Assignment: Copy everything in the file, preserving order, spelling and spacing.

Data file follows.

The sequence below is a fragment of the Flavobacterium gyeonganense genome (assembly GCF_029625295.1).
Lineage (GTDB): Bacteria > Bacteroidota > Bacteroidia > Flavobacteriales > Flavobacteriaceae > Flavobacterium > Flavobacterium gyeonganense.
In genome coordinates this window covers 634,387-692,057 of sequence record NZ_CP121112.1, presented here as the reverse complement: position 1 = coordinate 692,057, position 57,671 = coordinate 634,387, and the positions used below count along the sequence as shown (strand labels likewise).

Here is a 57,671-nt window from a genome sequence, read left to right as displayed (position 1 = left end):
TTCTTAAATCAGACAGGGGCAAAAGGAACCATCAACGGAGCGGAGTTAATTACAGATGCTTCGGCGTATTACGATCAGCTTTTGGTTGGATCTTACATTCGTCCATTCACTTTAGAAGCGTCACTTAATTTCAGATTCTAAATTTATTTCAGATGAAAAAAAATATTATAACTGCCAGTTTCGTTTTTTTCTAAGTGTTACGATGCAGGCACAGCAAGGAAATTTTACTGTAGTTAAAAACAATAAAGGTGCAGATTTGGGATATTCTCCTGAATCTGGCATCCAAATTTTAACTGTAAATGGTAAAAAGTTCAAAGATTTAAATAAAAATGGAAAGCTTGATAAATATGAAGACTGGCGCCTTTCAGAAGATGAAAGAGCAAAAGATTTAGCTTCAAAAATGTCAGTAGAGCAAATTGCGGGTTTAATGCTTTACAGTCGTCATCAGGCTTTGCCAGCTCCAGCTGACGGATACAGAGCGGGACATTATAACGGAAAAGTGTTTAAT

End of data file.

The sequence below is a fragment of the Flavobacterium gyeonganense genome (assembly GCF_029625295.1).
Lineage (GTDB): Bacteria > Bacteroidota > Bacteroidia > Flavobacteriales > Flavobacteriaceae > Flavobacterium > Flavobacterium gyeonganense.
In genome coordinates this window covers 634,387-692,057 of sequence record NZ_CP121112.1, presented here as the reverse complement: position 1 = coordinate 692,057, position 57,671 = coordinate 634,387, and the positions used below count along the sequence as shown (strand labels likewise).

Here is a 57,671-nt window from a genome sequence, read left to right as displayed (position 1 = left end):
TTCTTAAATCAGACAGGGGCAAAAGGAACCATCAACGGAGCGGAGTTAATTACAGATGCTTCGGCGTATTACGATCAGCTTTTGGTTGGATCTTACATTCGTCCATTCACTTTAGAAGCGTCACTTAATTTCAGATTCTAAATTTATTTCAGATGAAAAAAAATATTATAACTGCCAGTTTCGTTTTTTTCTAAGTGTTACGATGCAGGCACAGCAAGGAAATTTTACTGTAGTTAAAAACAATAAAGGTGCAGATTTGGGATATTCTCCTGAATCTGGCATCCAAATTTTAACTGTAAATGGTAAAAAGTTCAAAGATTTAAATAAAAATGGAAAGCTTGATAAATATGAAGACTGGCGCCTTTCAGAAGATGAAAGAGCAAAAGATTTAGCTTCAAAAATGTCAGTAGAGCAAATTGCGGGTTTAATGCTTTACAGTCGTCATCAGGCTTTGCCAGCTCCAGCTGACGGATACAGAGCGGGACATTATAACGGAAAAGTGTTTAAT